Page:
THE STATE OF SOUTH CAROLINA
In The Supreme Court
Opinion No. 24633
Heard May 7, 1997 - Filed June 9, 1997
David P. McCann, of Charleston, for respondent.Attorney General Charles Molony Condon and Sen ior AssistantAttorney General James G. Bogle, Jr., of Columbia, for complainant.
PER CURIAM: In this attorney grievance matter, respondenttendered an admission to the allegations and a consent to a letter of caution. At the hearing before this Court, respondent consented to any form of discipline this Court found appropriate. We accept respondent's admission and publicly reprimand him for his conduct.
Respondent admits that he aired two advertisements involving, automobile accidents in 1995. In one of the advertisements, an individual portraying a police officer summoned respondent by radio and asked him to come to the scene of the accident to determine who was at fault. The other advertisement places respondent at the scene of an accident directing the police officer to interview the occupants of the vehicle which rear-ended respondent's client.
Although he states that he did not intend for the advertisements to be misleading or deceptive, respondent admits that the advertisements could have been perceived as misleading.1 By presenting these advertisements which implythat respondent has the ability to control a police officer's investigation, respondent has violated Rule 7.1(b) of the Rules of Professional Conduct, Rule 407,SCACR.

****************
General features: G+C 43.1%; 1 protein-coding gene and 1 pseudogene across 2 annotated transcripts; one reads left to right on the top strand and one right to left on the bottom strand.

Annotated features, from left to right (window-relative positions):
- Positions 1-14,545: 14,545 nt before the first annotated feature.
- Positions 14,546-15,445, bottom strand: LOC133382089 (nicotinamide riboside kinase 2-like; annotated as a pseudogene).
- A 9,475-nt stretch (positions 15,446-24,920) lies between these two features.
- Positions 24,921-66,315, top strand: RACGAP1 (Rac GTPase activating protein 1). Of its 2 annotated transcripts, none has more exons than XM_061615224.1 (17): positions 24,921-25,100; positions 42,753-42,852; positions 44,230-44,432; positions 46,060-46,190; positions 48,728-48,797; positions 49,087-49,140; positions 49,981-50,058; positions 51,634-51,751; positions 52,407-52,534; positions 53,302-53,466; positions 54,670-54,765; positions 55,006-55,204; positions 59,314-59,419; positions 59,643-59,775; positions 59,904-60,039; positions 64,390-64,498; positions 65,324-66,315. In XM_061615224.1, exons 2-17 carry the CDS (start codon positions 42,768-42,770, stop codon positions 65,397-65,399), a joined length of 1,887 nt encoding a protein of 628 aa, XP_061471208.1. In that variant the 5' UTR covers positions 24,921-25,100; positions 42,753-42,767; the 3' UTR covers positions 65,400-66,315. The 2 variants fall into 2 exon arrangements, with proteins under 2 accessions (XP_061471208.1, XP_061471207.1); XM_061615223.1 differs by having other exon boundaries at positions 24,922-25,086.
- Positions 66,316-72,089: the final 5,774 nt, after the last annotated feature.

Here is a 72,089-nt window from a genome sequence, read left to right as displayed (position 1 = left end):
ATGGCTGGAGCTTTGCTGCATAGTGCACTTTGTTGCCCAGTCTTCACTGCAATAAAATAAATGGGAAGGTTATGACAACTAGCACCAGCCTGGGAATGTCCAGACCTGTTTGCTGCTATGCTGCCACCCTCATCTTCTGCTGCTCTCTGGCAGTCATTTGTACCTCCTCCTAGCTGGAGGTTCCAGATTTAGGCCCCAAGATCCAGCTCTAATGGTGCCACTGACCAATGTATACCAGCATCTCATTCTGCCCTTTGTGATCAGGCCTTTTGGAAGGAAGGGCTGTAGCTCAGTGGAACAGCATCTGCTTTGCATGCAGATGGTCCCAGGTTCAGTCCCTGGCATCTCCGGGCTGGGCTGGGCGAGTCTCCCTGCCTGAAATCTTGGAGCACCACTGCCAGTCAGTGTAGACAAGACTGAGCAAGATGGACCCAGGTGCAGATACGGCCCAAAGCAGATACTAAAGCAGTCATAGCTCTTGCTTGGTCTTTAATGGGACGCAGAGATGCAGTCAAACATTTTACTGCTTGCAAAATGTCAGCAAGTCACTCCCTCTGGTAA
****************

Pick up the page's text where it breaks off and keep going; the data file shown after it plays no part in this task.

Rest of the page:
We publicly reprimand respondent for his misconduct in this matter.
1At the hearing before this Court, respondent initially argued that the advertisements were not misleading and that the restrictions on lawyer advertising are unconstitutional because the State did not conduct a survey prior to adopting the rules. When the Court indicated its reluctance to accept the conditional admission in the face of respondent's presentation of arguments, respondent, after consulting with his attorney, admitted that the advertisements could be perceived as misleading. While we construe this admission as a withdrawal of respondent's constitutional argument as well as his argument that the advertisements were not misleading, we find the constitutional argument to be patently without merit. Florida Bar v. Went For It, Inc., 515 U.S. _, 115 S.Ct.2371, 132 L.Ed.2d 541 (1996); Central Hudson Gas & Electric Corp. v. Public Service Commission of New York, 447 U.S. 557, 100 S.Ct. 2343, 65 L.Ed.2d 341 (1980)(the government may freely regulate commercial speech which concerns unlawful activity or is misleading).